A Peoria police report provides more detail. It says the informant had an eight-month affair with one of the officers--an affair that ended in 1990, before the officer went on the governor's security staff. An affair that ended with a "messy" confrontation between the officer's wife and the informant.
@body:I have not named the gubernatorial guards involved in this matter, or the female informant, because DPS personnel have been suggesting that my sole motive is to embarrass the officers involved. At least, the reasons given to me for the deletions from the DPS reports all centered on that sort of privacy argument. So I will not name the officers, because I do not need to to make my points.
This executive-security probe raises questions that have nothing to do with the joys of sex. First, it raises questions about the judgment of two officers charged with providing for the governor's safety.
These officers used an informant in an informal, poorly documented manner. The informant, a bar waitress, said she received "a lot of money" in tips from one of the officers. She gave one of the officers cocaine; he never reported how he got it. One officer engaged in an affair with this unofficial informant, a move that, I think, a few law enforcement types might frown on. At various times in this process, the officers used state cars to drive to the woman's apartment; some of the meetings occurred on state time.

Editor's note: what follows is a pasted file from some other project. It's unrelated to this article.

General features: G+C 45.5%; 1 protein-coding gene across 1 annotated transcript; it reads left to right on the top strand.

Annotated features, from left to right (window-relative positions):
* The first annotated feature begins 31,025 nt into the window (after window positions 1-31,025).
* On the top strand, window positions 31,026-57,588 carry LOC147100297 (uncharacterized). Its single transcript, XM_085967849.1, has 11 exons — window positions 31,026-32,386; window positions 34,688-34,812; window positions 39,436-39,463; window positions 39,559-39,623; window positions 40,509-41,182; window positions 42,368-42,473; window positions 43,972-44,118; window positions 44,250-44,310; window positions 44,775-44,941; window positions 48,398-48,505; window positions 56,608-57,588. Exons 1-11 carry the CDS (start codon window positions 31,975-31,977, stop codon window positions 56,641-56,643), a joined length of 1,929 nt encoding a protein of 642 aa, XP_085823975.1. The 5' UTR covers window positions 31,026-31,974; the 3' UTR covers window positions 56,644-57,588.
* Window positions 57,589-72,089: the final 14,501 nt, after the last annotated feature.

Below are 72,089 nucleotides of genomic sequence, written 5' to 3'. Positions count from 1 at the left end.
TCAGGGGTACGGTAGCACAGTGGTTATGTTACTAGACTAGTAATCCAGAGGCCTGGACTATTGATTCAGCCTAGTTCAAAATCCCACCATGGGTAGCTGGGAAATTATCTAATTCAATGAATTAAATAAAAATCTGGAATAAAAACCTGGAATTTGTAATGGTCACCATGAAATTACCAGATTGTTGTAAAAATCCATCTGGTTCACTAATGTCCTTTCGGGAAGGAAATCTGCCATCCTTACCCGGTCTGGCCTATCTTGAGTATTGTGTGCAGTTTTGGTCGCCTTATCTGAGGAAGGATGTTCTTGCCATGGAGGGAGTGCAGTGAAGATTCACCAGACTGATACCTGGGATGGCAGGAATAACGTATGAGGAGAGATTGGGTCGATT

In an unrelated story printed last January, Knight, the DPS spokesman, was quoted as saying that, to protect the governor, "We choose usually our best officers." Whether the governor should consider these officers the best available is, I think, a fair question to ask.
The punishment meted out also can be questioned. In a short interview Sunday, the woman involved in this affair said she considered the suspensions "very minimal" punishment for the officers' behavior. She might be biased in this matter. But she also knows whether the sanctions were appropriate. She was there for the whole show.